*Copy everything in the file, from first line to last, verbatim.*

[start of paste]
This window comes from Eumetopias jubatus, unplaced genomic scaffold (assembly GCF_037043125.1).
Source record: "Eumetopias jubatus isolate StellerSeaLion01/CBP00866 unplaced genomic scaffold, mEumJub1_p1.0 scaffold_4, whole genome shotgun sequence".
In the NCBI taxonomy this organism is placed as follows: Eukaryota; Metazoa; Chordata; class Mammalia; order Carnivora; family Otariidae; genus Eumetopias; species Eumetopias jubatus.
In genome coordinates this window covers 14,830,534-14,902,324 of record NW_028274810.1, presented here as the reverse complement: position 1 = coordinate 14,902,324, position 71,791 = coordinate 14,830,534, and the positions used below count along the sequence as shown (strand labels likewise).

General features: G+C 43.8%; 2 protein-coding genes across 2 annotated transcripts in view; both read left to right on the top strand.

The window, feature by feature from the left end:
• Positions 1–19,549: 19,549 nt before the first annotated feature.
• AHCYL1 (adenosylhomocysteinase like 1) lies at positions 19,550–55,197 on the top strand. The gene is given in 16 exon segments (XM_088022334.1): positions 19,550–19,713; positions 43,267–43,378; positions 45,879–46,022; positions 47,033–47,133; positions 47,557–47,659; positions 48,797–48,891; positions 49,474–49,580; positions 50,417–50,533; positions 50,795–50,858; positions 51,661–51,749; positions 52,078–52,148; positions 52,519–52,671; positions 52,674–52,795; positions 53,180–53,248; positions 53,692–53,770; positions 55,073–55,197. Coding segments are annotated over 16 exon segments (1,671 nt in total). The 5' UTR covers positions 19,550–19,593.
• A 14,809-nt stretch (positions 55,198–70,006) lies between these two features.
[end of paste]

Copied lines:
This window comes from Eumetopias jubatus, unplaced genomic scaffold (assembly GCF_037043125.1).
Source record: "Eumetopias jubatus isolate StellerSeaLion01/CBP00866 unplaced genomic scaffold, mEumJub1_p1.0 scaffold_4, whole genome shotgun sequence".
In the NCBI taxonomy this organism is placed as follows: Eukaryota; Metazoa; Chordata; class Mammalia; order Carnivora; family Otariidae; genus Eumetopias; species Eumetopias jubatus.
In genome coordinates this window covers 14,830,534-14,902,324 of record NW_028274810.1, presented here as the reverse complement: position 1 = coordinate 14,902,324, position 71,791 = coordinate 14,830,534, and the positions used below count along the sequence as shown (strand labels likewise).

General features: G+C 43.8%; 2 protein-coding genes across 2 annotated transcripts in view; both read left to right on the top strand.

The window, feature by feature from the left end:
• Positions 1–19,549: 19,549 nt before the first annotated feature.
• AHCYL1 (adenosylhomocysteinase like 1) lies at positions 19,550–55,197 on the top strand. The gene is given in 16 exon segments (XM_088022334.1): positions 19,550–19,713; positions 43,267–43,378; positions 45,879–46,022; positions 47,033–47,133; positions 47,557–47,659; positions 48,797–48,891; positions 49,474–49,580; positions 50,417–50,533; positions 50,795–50,858; positions 51,661–51,749; positions 52,078–52,148; positions 52,519–52,671; positions 52,674–52,795; positions 53,180–53,248; positions 53,692–53,770; positions 55,073–55,197. Coding segments are annotated over 16 exon segments (1,671 nt in total). The 5' UTR covers positions 19,550–19,593.
• A 14,809-nt stretch (positions 55,198–70,006) lies between these two features.